Small businesses need to have a plan to deal with the continued fallout from the virus which includes a drop in customer and sales numbers, disruption to supply chains and ultimately cash flow shortages.
Here are 10 tips to manage the risks of the virus:
1. Understand your supply chains – many business owners may not realise that their product or service relies on parts or components from overseas, so understanding your supply chain is a critical step.
2. Explore alternative supply chains – If your business relies on a supplier from an affected overseas country, now is the time to seek alternative suppliers.
3. Develop a contingency plan - have a plan to deal with disruptions to the supply of your products and services - you may need to scale back production for some parts and stock - rethink your marketing strategy and how you can change customer behaviour until the crisis passes - consider ways to diversify your customer base particularly where you reply on customers from countries most affected by the virus.
4. Review cash flow budgets – you need to know in advance what impact a slowdown will have on cash flow. For example, review and adjust your cash flow forecasts to determine what affect a reduction in sales will have on your ability to pay suppliers and repay debt.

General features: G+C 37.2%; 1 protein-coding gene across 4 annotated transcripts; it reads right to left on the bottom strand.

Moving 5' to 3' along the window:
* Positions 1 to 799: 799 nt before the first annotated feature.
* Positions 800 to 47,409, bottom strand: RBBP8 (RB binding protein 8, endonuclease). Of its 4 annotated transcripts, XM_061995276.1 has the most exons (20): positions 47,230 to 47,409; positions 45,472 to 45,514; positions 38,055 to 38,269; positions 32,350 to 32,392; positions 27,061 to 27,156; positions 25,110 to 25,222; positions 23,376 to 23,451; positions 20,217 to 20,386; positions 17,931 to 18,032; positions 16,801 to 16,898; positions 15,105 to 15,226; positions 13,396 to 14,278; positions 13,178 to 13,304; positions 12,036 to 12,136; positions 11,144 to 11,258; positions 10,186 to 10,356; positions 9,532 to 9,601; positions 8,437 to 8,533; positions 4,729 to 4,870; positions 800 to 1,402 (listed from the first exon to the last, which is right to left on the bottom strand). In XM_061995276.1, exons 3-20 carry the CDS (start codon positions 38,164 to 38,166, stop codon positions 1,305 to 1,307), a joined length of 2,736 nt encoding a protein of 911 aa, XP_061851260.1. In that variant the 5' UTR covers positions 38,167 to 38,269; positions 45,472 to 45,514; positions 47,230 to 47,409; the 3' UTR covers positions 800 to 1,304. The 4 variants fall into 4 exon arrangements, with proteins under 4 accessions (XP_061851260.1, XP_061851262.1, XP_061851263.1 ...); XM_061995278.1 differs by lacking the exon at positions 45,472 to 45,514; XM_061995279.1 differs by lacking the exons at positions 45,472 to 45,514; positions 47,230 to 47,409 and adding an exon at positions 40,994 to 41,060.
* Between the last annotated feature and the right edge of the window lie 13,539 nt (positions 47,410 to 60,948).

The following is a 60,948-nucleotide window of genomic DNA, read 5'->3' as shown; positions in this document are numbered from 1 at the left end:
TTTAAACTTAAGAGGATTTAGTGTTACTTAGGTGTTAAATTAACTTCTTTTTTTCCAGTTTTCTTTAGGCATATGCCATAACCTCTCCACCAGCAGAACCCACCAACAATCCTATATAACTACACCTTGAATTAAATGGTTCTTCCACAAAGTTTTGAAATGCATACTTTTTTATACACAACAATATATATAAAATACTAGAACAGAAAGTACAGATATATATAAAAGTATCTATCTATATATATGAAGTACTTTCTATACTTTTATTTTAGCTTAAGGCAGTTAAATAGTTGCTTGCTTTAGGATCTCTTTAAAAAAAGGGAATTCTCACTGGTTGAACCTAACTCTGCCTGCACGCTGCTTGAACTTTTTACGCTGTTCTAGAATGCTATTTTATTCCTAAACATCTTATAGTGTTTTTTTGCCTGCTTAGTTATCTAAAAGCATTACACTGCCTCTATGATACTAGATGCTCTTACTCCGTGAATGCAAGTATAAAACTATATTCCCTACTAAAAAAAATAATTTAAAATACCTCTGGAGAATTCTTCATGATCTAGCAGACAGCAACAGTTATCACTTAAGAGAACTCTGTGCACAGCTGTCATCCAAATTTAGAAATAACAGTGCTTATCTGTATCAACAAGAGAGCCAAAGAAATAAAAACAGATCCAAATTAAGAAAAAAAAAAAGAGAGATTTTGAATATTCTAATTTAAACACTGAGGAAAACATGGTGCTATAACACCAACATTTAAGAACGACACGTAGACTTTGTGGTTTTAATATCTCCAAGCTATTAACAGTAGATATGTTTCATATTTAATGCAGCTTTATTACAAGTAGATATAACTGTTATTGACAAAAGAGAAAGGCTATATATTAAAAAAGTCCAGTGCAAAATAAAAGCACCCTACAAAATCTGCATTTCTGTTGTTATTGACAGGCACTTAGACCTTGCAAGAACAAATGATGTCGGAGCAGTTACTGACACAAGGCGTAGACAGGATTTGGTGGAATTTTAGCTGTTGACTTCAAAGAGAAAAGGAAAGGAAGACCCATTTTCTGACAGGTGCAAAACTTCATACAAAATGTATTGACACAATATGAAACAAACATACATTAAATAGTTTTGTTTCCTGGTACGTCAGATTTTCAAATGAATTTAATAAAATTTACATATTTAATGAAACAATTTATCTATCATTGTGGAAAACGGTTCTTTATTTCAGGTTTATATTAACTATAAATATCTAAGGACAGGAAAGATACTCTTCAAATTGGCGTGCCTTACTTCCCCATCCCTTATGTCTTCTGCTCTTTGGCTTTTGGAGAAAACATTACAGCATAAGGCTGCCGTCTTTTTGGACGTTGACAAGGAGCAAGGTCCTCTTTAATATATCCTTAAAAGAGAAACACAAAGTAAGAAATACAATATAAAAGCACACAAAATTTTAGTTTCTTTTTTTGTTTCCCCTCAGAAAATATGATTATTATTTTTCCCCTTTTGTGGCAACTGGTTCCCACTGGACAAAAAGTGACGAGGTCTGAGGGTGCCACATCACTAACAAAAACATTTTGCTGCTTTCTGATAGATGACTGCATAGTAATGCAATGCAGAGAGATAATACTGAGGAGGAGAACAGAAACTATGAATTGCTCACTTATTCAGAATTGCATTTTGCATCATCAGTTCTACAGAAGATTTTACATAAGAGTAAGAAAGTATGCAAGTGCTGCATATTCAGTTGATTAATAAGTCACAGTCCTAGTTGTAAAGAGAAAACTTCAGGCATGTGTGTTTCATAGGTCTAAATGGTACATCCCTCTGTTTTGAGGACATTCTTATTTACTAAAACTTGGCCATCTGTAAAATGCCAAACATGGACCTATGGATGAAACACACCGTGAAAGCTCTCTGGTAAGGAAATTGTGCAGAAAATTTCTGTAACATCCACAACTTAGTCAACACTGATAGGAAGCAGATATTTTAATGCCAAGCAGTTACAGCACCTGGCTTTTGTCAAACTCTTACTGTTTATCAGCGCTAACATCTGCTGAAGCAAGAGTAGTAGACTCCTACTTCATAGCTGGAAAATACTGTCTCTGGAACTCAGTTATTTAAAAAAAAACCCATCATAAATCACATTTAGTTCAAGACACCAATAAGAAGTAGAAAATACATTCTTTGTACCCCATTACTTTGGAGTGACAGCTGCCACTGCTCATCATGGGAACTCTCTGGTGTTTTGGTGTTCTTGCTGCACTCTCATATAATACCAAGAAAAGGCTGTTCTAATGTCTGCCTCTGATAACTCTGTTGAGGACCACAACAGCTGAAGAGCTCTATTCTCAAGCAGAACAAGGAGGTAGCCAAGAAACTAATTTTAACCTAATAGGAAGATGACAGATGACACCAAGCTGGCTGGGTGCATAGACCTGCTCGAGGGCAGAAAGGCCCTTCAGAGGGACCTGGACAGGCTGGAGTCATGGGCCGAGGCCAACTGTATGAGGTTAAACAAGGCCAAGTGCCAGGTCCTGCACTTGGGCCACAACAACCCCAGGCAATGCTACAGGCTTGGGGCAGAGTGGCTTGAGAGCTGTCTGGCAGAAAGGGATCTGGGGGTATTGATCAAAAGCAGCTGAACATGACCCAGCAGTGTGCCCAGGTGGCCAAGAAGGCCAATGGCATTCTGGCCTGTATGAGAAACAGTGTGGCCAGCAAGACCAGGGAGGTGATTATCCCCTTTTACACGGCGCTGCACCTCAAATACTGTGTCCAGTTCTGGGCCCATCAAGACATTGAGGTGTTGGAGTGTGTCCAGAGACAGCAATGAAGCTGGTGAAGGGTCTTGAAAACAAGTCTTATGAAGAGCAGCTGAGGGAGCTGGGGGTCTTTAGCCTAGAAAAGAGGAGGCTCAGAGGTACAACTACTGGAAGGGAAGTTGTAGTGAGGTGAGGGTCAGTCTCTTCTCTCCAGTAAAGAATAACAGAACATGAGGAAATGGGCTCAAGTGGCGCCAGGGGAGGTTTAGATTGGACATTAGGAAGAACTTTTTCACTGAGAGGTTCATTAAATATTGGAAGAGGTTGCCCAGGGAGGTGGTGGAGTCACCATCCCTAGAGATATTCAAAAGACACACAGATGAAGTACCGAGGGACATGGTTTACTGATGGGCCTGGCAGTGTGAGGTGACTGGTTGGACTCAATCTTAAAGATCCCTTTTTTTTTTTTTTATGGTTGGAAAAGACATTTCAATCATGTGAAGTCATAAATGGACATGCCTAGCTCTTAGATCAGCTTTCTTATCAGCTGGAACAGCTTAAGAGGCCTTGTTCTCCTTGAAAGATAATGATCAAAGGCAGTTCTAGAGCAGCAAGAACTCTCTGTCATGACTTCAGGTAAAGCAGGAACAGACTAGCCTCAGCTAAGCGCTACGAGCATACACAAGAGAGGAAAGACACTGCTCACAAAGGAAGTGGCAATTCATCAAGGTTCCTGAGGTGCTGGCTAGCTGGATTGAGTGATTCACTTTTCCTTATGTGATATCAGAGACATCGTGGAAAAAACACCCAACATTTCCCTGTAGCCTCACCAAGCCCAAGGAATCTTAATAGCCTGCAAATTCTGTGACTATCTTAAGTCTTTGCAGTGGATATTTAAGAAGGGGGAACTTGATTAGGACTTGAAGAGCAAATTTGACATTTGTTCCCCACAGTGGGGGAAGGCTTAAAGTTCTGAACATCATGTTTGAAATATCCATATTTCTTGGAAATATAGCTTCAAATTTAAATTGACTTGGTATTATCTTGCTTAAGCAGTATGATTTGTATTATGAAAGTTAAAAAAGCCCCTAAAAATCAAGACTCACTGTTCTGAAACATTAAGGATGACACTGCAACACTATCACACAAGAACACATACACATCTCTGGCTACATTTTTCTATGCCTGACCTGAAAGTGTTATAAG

5. Timely financial reporting – ensure that your financials are kept up-to-date so that you monitor profitability, stock levels, and debtors and creditors balances on a timely basis.
6. Communicate with all key stakeholders - timely and honest communication with your customers and suppliers is important - customers need to be made aware of any issues with the delivery of your products and services and what contingency plans you have in place - renegotiate payment terms with suppliers if necessary and talk to your bank if you are unable to meet your loan commitments - review your debtors and if necessary offer discounts for early payment - seek extensions from your landlord if unable to pay the rent on time - enter into payment plans with the ATO for BAS and tax debts.
7. Review business continuity insurance – check with your broker or insurance company if you can make a claim on your business continuity policy for any financial losses suffered.
8. Train staff – in case of prolonged staff absences, cross-train your key staff so that your business can continue to function at all times.
9. Slash overheads – look at all the costs of your business and reduce discretionary and non-essential expenses. Fixed costs such as wages, rent, utilities, financing costs and tax liabilities are not affected by a decline in sales and need to be properly managed.
10. Seek professional advice today – it’s very important for small businesses already impacted to seek timely professional advice – don’t sit back and hope this will all go away soon.